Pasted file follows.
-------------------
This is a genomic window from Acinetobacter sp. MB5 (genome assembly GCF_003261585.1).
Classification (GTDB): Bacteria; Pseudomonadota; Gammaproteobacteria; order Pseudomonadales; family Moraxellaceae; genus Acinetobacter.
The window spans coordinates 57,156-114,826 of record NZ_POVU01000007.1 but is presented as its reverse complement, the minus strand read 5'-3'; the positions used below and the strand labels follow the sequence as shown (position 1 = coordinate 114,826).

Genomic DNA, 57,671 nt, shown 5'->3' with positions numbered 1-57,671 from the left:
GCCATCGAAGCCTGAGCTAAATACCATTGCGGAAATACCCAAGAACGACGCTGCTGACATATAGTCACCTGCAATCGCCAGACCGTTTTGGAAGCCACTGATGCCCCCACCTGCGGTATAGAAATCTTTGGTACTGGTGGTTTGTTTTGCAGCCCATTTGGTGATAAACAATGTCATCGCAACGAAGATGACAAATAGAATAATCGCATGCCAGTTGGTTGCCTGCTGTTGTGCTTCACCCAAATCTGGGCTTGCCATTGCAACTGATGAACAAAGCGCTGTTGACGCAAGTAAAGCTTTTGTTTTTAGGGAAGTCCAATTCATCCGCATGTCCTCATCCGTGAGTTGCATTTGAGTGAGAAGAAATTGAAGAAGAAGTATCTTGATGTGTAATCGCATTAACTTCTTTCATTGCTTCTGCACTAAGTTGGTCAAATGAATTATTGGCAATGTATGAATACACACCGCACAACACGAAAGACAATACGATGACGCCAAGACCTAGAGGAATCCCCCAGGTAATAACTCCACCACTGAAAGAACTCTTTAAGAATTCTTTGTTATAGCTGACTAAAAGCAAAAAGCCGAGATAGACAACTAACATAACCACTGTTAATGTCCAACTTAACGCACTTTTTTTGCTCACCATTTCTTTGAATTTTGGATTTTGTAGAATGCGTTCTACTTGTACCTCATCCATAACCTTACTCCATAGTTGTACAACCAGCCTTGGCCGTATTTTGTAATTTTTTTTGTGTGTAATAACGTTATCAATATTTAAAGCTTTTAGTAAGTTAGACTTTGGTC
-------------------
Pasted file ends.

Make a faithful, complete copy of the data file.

This is a genomic window from Acinetobacter sp. MB5 (genome assembly GCF_003261585.1).
Classification (GTDB): Bacteria; Pseudomonadota; Gammaproteobacteria; order Pseudomonadales; family Moraxellaceae; genus Acinetobacter.
The window spans coordinates 57,156-114,826 of record NZ_POVU01000007.1 but is presented as its reverse complement, the minus strand read 5'-3'; the positions used below and the strand labels follow the sequence as shown (position 1 = coordinate 114,826).

Genomic DNA, 57,671 nt, shown 5'->3' with positions numbered 1-57,671 from the left:
GCCATCGAAGCCTGAGCTAAATACCATTGCGGAAATACCCAAGAACGACGCTGCTGACATATAGTCACCTGCAATCGCCAGACCGTTTTGGAAGCCACTGATGCCCCCACCTGCGGTATAGAAATCTTTGGTACTGGTGGTTTGTTTTGCAGCCCATTTGGTGATAAACAATGTCATCGCAACGAAGATGACAAATAGAATAATCGCATGCCAGTTGGTTGCCTGCTGTTGTGCTTCACCCAAATCTGGGCTTGCCATTGCAACTGATGAACAAAGCGCTGTTGACGCAAGTAAAGCTTTTGTTTTTAGGGAAGTCCAATTCATCCGCATGTCCTCATCCGTGAGTTGCATTTGAGTGAGAAGAAATTGAAGAAGAAGTATCTTGATGTGTAATCGCATTAACTTCTTTCATTGCTTCTGCACTAAGTTGGTCAAATGAATTATTGGCAATGTATGAATACACACCGCACAACACGAAAGACAATACGATGACGCCAAGACCTAGAGGAATCCCCCAGGTAATAACTCCACCACTGAAAGAACTCTTTAAGAATTCTTTGTTATAGCTGACTAAAAGCAAAAAGCCGAGATAGACAACTAACATAACCACTGTTAATGTCCAACTTAACGCACTTTTTTTGCTCACCATTTCTTTGAATTTTGGATTTTGTAGAATGCGTTCTACTTGTACCTCATCCATAACCTTACTCCATAGTTGTACAACCAGCCTTGGCCGTATTTTGTAATTTTTTTTGTGTGTAATAACGTTATCAATATTTAAAGCTTTTAGTAAGTTAGACTTTGGTC